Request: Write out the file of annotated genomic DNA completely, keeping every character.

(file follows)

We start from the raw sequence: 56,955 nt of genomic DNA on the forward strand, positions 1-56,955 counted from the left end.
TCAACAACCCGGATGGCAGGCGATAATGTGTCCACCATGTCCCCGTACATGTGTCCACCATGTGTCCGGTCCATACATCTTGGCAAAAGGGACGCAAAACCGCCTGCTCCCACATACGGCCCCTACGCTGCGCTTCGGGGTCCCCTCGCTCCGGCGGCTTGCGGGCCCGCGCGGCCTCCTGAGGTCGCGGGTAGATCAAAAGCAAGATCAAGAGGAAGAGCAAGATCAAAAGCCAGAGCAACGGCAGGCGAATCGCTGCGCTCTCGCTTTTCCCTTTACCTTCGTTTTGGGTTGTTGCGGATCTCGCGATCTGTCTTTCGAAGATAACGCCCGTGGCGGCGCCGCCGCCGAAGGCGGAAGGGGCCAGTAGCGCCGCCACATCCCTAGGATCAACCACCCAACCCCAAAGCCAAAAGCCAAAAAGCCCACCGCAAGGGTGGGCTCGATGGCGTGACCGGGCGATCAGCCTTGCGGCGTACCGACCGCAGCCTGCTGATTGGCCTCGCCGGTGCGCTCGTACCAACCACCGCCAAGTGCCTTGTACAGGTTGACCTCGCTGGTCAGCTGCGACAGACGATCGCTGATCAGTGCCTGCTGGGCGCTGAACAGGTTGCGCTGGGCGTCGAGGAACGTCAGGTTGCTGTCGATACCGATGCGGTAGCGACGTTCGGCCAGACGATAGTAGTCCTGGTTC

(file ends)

We start from the raw sequence: 56,955 nt of genomic DNA on the forward strand, positions 1-56,955 counted from the left end.
TCAACAACCCGGATGGCAGGCGATAATGTGTCCACCATGTCCCCGTACATGTGTCCACCATGTGTCCGGTCCATACATCTTGGCAAAAGGGACGCAAAACCGCCTGCTCCCACATACGGCCCCTACGCTGCGCTTCGGGGTCCCCTCGCTCCGGCGGCTTGCGGGCCCGCGCGGCCTCCTGAGGTCGCGGGTAGATCAAAAGCAAGATCAAGAGGAAGAGCAAGATCAAAAGCCAGAGCAACGGCAGGCGAATCGCTGCGCTCTCGCTTTTCCCTTTACCTTCGTTTTGGGTTGTTGCGGATCTCGCGATCTGTCTTTCGAAGATAACGCCCGTGGCGGCGCCGCCGCCGAAGGCGGAAGGGGCCAGTAGCGCCGCCACATCCCTAGGATCAACCACCCAACCCCAAAGCCAAAAGCCAAAAAGCCCACCGCAAGGGTGGGCTCGATGGCGTGACCGGGCGATCAGCCTTGCGGCGTACCGACCGCAGCCTGCTGATTGGCCTCGCCGGTGCGCTCGTACCAACCACCGCCAAGTGCCTTGTACAGGTTGACCTCGCTGGTCAGCTGCGACAGACGATCGCTGATCAGTGCCTGCTGGGCGCTGAACAGGTTGCGCTGGGCGTCGAGGAACGTCAGGTTGCTGTCGATACCGATGCGGTAGCGACGTTCGGCCAGACGATAGTAGTCCTGGTTC